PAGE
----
Genderless Trend, Neither pink nor blue

If you have the attitude and confidence, it doesn’t matter what you wear – we cannot and should not define gender by its color.

Before the fashionable term “non-gender” or “genderless” appeared, unisex was the way of referring to the non-differentiation by gender in the 60s and 70s. The unisex fashion started as a cultural manifestation against the conservative society after the Second World War, being more associated with generic clothes, but it has not stopped to be in force, especially in street culture.

Keys that differentiate the genderless trend from unisex fashion:

  • Language must be inclusive in brand communication
  • Products are not divided by gender, these barriers do not exist.
  • It is a group trend, styles that you can combine with friends, family, or your partner.


Genderless seeks that people feel free to wear and to use the products that they wish, this new trend started to increase with the new generations that have been giving other people a lot to talk about: the Millenials and centennials. Both generations are committed to gender equality, climate change, and all the challenges that we are living today.


“The trend of non-gender emerges from the desire of freedom as a common denominator that leads us to think in concepts and new ways when designing” – Jessica Trosman, JT Brand.


Have you ever wondered why men’s t-shirts have better designs than those for women? That prints are much cooler? And did you also perceive that men’s perfumes are stronger and more durable than women’s perfumes? Not fair, right? So, If you have ever purchased a men’s sweater just because it is more comfortable and has better designs… well, then we are part of a new consumer niche and many of us are looking to wear what we like, what is more comfortable for our daily life and without gender prejudices.

Circumstances like these led some of the world’s most recognized brands to renew in order to avoid becoming stuck in the traditional categories of items divided by gender. Although it must be highlighted that this trend goes beyond fashion, it is rather a Social Change where consumers decide to challenge the traditional binary logics and feel free to choose a garment or an accessory since at the end the product belongs to whoever pays and decides to wear it, so feel free to look, free to choose and free to try on the product.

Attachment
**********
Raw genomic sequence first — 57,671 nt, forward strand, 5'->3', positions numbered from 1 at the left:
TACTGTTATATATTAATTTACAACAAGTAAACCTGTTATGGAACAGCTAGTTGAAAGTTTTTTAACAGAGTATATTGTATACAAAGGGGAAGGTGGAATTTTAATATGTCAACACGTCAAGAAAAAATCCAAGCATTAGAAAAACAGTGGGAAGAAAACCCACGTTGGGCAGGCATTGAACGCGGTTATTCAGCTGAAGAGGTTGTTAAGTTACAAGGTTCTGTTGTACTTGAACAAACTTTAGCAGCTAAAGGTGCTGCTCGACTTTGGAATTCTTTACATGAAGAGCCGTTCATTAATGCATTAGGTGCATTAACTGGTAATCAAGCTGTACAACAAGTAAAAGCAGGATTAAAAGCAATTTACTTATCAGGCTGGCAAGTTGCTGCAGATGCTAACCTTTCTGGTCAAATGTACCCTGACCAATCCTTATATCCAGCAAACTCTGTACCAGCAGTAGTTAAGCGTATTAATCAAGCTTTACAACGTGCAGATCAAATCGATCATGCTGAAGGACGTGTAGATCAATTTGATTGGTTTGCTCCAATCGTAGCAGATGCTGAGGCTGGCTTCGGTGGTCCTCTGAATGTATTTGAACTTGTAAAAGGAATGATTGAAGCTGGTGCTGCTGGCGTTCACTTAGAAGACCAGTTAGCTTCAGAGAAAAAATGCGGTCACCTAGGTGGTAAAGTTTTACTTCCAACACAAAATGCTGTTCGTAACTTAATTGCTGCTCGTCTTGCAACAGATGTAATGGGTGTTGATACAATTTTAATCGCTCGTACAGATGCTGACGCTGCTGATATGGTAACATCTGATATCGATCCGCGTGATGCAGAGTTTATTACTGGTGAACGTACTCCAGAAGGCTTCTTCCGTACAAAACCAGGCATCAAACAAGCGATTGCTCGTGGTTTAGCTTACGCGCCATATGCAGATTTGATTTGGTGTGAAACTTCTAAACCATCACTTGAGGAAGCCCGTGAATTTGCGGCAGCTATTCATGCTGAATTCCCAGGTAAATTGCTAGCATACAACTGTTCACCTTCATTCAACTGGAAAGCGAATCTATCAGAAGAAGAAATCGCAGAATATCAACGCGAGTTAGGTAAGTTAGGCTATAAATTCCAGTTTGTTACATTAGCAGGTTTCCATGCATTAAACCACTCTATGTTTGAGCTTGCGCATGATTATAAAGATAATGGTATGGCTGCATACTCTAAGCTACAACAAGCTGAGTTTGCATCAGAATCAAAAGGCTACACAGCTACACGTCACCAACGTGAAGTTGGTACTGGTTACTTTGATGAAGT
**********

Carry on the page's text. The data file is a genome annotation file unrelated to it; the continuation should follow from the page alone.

“Our goal is to evolve the mainstream concept of beauty and simultaneously create a space for people to express themselves in a truly authentic way,” says Laura Kraber, co-founder and CEO of We Are Fluid, a genderless makeup firm founded in 2018.

Is the use of gender marketing still relevant?

It may not be worth developing gender marketing in some sectors, only when the difference between the genders regarding the product is very clear. However, brands like BIC, have replaced gender marketing by more neutral marketing. They launched their new line of body-care products in 2019, named “Made for You” which includes facial moisturizer and shaving cream. Many beauty brands are also betting on this new trend, and that is reflected in its products as well as in its packaging (unisex in nature).

What do consumers think?

Nowadays people are busier and families don’t want to waste time when shopping, therefore they try to create more equal environments, and products that are too feminine or masculine clash with this idea. Parents bet more on products that move away from clichés and especially from those role images that lock children in different niches.

A questionnaire was carried out with parents regarding clothing for children, showing that 20% of parents started to focus their purchases on neutral products, that means: they buy clothes that are neither for boys nor for girls, this is mainly reflected in concrete products such as T-shirts or pants… This rate increases among parents who are millennials (from 23 to 30 years old).

This trend is increasing, and companies have to adapt if they want to survive in the market.







Karen Paz

Master student in Online Business and Marketing, I think that marketing makes you experience a thousand different things and is like a tale book. It always has a better story than the previous one.

View all posts by Karen Paz →

4 thoughts on “Genderless Trend, Neither pink nor blue

  1. I have to admit that it is true that men’s perfume last so much longer….and their sweatshirts are much cooler and cheaper… that’s why I love this trend?
    Joke aside, I noticed that some brands do the opposite and put gender on useless products, such as toothpaste and even soups (???) ! It is so ridiculous! And so annoying for the more conscious customers that you mentioned.
    Anyway, I really liked reading the article ?

    1. Thank you Sevda. It’s completely true, products for men are much cheaper than those for girls, it can be the same product but just because one of them is pink the price could be higher. Ridiculous!

  2. Great article! Very important topic, for sure. I think the move towards gender fluidity is much more than a trend. It’s a movement towards a much less restrictive life! It starts with what toys we give our children to play with (i.e. boys should be allowed to play with Barbies if they want to!) and it continues to the clothes we put them into. Fashion should be about what looks and feels good on us as individuals and nobody should be forced into anything just to comply with gender norms.

    1. Thank you so much Olivier for your feedback, and yes! You are right, freedom is not only about thinking or doing whatever you want,it is also about being able to choose what you want without feeling judged.

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